This research could provide insight into how aerobic exercise, known to provide protection against atherosclerosis, improves the patterns of blood flow and encourages protective genes to turn on in blood vessels. Scientists have previously observed that atherosclerosis occurs preferentially in branched or curved regions of arteries, because of the "disturbed flow" branches and curves create. Constant, regular flow of blood appears to promote healthy blood vessels, while low or erratic flow can lead to disease. 
In January 2010, the most highly read peer reviewed neurology journal, Neurology, reported on the outcomes of a study involving 8,983 pwMS, that concluded that vascular comorbidity, whether present at MS symptom onset, diagnosis, or later in the disease course, is associated with a substantially increased risk of disability progression in MS and that the impact of treating vascular comorbidities on disease progression deserves investigation, The study demonstrated that the median time between diagnosis and need for ambulatory assistance was 18.8 years in patients without vascular problems and 12.8 years for those with vascular comorbidities - read more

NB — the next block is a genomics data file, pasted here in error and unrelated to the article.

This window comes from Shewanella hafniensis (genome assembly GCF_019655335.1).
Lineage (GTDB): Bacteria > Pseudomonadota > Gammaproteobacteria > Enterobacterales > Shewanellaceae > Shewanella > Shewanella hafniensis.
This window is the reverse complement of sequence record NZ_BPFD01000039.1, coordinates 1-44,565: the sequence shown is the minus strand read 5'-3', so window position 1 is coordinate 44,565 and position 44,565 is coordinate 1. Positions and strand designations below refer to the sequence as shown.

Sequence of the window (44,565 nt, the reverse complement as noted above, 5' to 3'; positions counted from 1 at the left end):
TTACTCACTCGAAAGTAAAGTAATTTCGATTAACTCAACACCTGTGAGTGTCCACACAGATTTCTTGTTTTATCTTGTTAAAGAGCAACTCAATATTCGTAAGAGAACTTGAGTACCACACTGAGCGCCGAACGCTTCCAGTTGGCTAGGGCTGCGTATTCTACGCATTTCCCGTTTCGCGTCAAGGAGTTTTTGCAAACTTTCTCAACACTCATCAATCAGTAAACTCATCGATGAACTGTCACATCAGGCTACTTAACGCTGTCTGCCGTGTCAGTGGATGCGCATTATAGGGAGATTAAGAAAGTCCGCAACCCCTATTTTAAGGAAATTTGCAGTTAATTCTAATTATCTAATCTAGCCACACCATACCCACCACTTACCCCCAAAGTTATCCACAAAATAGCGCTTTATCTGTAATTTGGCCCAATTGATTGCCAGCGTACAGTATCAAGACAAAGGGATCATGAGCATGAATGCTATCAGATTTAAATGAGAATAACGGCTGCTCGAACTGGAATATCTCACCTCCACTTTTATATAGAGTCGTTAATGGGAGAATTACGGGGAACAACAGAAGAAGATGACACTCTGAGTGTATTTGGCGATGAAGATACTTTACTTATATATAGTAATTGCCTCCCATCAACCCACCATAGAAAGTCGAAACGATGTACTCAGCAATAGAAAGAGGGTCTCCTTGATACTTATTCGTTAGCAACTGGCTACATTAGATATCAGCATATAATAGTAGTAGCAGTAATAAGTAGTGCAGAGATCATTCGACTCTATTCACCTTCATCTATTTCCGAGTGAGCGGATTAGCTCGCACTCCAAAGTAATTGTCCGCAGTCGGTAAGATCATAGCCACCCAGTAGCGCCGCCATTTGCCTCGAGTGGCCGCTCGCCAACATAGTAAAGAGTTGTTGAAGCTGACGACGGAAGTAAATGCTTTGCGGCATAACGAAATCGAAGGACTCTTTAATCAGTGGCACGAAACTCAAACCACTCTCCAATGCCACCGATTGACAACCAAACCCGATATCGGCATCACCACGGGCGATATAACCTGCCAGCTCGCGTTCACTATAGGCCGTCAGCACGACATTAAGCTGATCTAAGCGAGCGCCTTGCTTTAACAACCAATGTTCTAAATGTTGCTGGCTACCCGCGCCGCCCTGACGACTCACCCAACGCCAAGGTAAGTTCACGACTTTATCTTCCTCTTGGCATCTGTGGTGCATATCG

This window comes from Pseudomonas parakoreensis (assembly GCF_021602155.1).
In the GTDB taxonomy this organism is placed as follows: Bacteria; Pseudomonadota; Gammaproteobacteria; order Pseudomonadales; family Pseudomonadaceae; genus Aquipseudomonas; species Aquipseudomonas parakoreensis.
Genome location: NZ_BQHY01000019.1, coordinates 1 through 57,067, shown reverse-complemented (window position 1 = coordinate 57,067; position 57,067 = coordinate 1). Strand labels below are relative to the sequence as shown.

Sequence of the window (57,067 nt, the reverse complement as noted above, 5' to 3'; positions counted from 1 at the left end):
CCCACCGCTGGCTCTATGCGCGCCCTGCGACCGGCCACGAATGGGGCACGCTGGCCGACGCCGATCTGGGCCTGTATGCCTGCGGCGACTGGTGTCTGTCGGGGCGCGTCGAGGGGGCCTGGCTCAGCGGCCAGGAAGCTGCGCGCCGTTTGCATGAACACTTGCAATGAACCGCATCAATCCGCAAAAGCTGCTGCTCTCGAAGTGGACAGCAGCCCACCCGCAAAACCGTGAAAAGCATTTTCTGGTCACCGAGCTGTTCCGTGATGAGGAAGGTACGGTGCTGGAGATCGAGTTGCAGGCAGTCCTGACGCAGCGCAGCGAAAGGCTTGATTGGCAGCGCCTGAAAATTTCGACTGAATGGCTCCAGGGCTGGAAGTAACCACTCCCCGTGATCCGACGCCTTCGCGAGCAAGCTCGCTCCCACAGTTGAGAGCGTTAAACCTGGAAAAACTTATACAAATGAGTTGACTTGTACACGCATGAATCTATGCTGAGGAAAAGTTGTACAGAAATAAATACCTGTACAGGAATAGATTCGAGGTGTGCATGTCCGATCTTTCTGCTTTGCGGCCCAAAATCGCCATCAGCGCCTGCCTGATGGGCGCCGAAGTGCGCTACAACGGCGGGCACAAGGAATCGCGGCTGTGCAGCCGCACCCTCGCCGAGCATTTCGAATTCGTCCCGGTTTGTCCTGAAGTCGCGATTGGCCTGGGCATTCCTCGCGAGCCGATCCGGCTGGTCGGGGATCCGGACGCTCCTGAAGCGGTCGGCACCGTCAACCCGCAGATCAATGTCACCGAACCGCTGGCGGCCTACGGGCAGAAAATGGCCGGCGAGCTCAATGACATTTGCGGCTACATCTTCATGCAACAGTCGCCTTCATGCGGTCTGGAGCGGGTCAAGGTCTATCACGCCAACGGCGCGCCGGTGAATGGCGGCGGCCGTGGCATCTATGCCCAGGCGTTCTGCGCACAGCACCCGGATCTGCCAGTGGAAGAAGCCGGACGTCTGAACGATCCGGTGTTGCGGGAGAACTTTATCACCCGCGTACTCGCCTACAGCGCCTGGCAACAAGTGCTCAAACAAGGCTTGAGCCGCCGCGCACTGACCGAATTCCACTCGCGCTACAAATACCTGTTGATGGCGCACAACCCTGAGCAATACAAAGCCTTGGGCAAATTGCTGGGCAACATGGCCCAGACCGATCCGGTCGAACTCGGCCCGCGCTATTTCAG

Emerging research also highlights a significant association between restricted blood flow from the brain (because of vein irregularities) and multiple sclerosis. Vein related endothelial defects and associated blood flow problems have been similarly associated with this condition - referred to as chronic cerebrospinal venous insufficiency (CCSVI).  It is being demonstrated that by correcting CCSVI conditions, often by a relatively straight forward and established procedure, there can be progressive, and at times significant, improvements in many of the symptoms and issues associated with MS -  read more
On a related matter, on March 30, 2015 researchers reported that while stroke, epilepsy, multiple sclerosis, amyotrophic lateral sclerosis (ALS) and traumatic brain injury each affect the central nervous system differently, they all share common defects in blood-brain barrier endothelial cells that can be traced to a single set of genes. They went on to say ''for these diseases, the blood-brain barrier dysfunction is a significant contributor to symptoms and disease progression, so if we can stop the endothelial cells from going down this path, we could possibly limit such progression''
For all of the foregoing reasons the role of regular exercise in enhancing blood flow appears significant in delaying MS progression - as well as potentially partially ''winding back'' some damage already occasioned. Given that vascular irregularities are being shown to contribute to disease progression, it also makes good sense to also adopt lifestyle choices that enhance vascular health - rather than place additional pressure on what, for many, may already be a compromised vascular system.